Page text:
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Taxing consensus

Taxing consensus
Highlights

A major hurdle for the rollout of Goods and Service Tax (GST) has been cleared as the centre and states reached a consensus on a four-tier tax structure with the lowest tax rate pegged at 5 per cent and the highest at 28 per cent. There are two more standard rates in between: 12 per cent and 18 per cent.

A major hurdle for the rollout of Goods and Service Tax (GST) has been cleared as the centre and states reached a consensus on a four-tier tax structure with the lowest tax rate pegged at 5 per cent and the highest at 28 per cent. There are two more standard rates in between: 12 per cent and 18 per cent.

A good thing, though, is that essential goods, including food items, are exempted from the tax net. This measure will not only provide a big relief to the poor, but also keep inflationary pressures under check as food items constitute nearly 50 per cent of the products, based on whose prices consumer inflation is calculated.

Final contours of the tax structure and which products go into which tax bracket are yet to be worked out, but, broadly, common use items will attract 5 per cent rate while those products which are currently being taxed around 30 per cent will be levied with the highest slab rate of 28 per cent.

Many expected the central government to do away with the system of levying cesses post GST, but as Finance Minister Arun Jaitley announced at the end of the first day of the two-day GST Council meeting on Thursday, products like luxury cars, tobacco items and aerated drinks will attract an additional cess over and above the highest tax rate.

There is no clarity yet on the quantum of this cess, but the move will obviously dampen the spirits of automakers who are waiting for a better deal in the GST regime, which is now mostly likely to kick off from April 1, 2017. Tobacco sector will also feel the pinch as signals emanating from the corridors of power indicate that the extra cess will take tax burden on certain products to as high as 40 per cent under the GST.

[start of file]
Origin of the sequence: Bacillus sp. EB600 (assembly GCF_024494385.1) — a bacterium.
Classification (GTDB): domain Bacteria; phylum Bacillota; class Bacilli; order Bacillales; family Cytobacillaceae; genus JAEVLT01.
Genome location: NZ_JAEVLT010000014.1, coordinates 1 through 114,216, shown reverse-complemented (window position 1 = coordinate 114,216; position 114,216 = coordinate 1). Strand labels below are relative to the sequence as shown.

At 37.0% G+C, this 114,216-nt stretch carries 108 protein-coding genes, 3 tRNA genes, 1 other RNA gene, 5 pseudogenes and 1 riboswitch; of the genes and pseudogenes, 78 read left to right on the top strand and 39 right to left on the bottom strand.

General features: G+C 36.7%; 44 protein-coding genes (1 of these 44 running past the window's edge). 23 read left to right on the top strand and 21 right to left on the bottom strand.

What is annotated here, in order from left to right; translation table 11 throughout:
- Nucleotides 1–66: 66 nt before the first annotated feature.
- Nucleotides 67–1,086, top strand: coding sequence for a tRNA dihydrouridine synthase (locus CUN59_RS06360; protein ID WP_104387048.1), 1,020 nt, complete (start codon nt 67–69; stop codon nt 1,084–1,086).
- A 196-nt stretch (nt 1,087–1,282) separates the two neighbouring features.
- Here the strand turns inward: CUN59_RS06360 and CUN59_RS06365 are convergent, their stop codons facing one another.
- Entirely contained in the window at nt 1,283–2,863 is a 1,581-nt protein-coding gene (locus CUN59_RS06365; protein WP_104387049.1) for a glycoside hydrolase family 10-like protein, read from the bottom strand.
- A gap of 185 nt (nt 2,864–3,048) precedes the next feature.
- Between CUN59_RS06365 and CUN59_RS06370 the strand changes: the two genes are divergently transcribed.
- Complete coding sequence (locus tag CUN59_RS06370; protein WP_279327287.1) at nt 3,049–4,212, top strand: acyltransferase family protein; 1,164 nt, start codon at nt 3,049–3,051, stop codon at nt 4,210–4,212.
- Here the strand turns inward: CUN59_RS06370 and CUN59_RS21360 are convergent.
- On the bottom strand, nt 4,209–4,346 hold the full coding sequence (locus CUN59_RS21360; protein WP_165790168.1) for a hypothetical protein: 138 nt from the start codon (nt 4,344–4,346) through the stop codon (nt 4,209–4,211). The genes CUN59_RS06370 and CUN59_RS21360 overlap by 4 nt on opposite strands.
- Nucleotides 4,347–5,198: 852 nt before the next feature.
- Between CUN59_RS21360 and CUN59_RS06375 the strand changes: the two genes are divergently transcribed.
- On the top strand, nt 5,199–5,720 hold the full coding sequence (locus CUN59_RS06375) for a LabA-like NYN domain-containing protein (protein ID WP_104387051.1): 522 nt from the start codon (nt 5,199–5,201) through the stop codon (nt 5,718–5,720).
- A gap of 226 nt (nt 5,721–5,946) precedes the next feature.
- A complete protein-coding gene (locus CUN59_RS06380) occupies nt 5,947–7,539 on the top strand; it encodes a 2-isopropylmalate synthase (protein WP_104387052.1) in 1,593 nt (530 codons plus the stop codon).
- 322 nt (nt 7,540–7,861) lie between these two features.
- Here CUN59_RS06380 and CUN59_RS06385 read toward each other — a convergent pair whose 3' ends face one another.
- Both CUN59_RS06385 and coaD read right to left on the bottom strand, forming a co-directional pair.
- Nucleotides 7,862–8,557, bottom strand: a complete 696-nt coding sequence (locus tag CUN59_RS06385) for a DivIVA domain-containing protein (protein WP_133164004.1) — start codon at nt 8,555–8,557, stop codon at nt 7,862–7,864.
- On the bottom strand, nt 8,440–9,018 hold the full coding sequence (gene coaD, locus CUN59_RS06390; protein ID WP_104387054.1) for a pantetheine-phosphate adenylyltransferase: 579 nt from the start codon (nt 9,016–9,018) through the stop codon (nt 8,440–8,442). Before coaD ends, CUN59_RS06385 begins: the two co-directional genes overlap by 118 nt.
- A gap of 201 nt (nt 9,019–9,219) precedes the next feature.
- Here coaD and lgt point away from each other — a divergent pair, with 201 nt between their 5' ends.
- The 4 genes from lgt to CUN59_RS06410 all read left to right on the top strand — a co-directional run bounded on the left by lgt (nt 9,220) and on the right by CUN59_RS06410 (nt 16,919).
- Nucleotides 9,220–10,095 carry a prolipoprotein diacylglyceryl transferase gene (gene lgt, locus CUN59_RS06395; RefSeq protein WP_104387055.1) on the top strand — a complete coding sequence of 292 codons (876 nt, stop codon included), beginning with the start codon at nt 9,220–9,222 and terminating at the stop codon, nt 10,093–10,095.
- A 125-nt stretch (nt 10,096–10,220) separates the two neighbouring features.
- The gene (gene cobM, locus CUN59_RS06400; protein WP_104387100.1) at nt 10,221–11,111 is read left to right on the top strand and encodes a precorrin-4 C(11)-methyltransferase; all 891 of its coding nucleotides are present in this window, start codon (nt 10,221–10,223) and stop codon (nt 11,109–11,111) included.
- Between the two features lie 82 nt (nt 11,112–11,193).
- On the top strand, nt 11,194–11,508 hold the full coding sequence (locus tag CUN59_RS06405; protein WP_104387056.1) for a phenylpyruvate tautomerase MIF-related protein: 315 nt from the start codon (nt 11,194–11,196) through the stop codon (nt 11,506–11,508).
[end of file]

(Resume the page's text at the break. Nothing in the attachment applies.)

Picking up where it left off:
However, there is a sunny side to this ‘cess’ pain. It is unlikely to last forever as the central government wants to use this cess and also clean energy cess to generate funds for compensating those states which will lose revenues on account of the GST implementation.

The deal between the centre and the states is that the compensation will continue for five years. So, the cess will obviously be levied for that many years only.

The key take-away from the way the tax rate structure has been finalised is that the states are not ready to blindly accept whatever the central government puts forth. At the last GST Council meeting, the Centre had proposed a four-tier structure of 6, 12, 18 and 26 per cent and many expected the Council to ratify them.

Going by the final rates, we can easily assume that the states have succeeded in forcing the centre to deviate from its original proposal.

However, key products like petrol and liquor, which account for a large chunk of revenues for the states, are still out of the GST purview.

Also, the Council has failed to reach an agreement on the rate to be levied on gold. The council has to iron out all these contentious issues to fully implement the one-nation one-tax concept envisaged under the GST.

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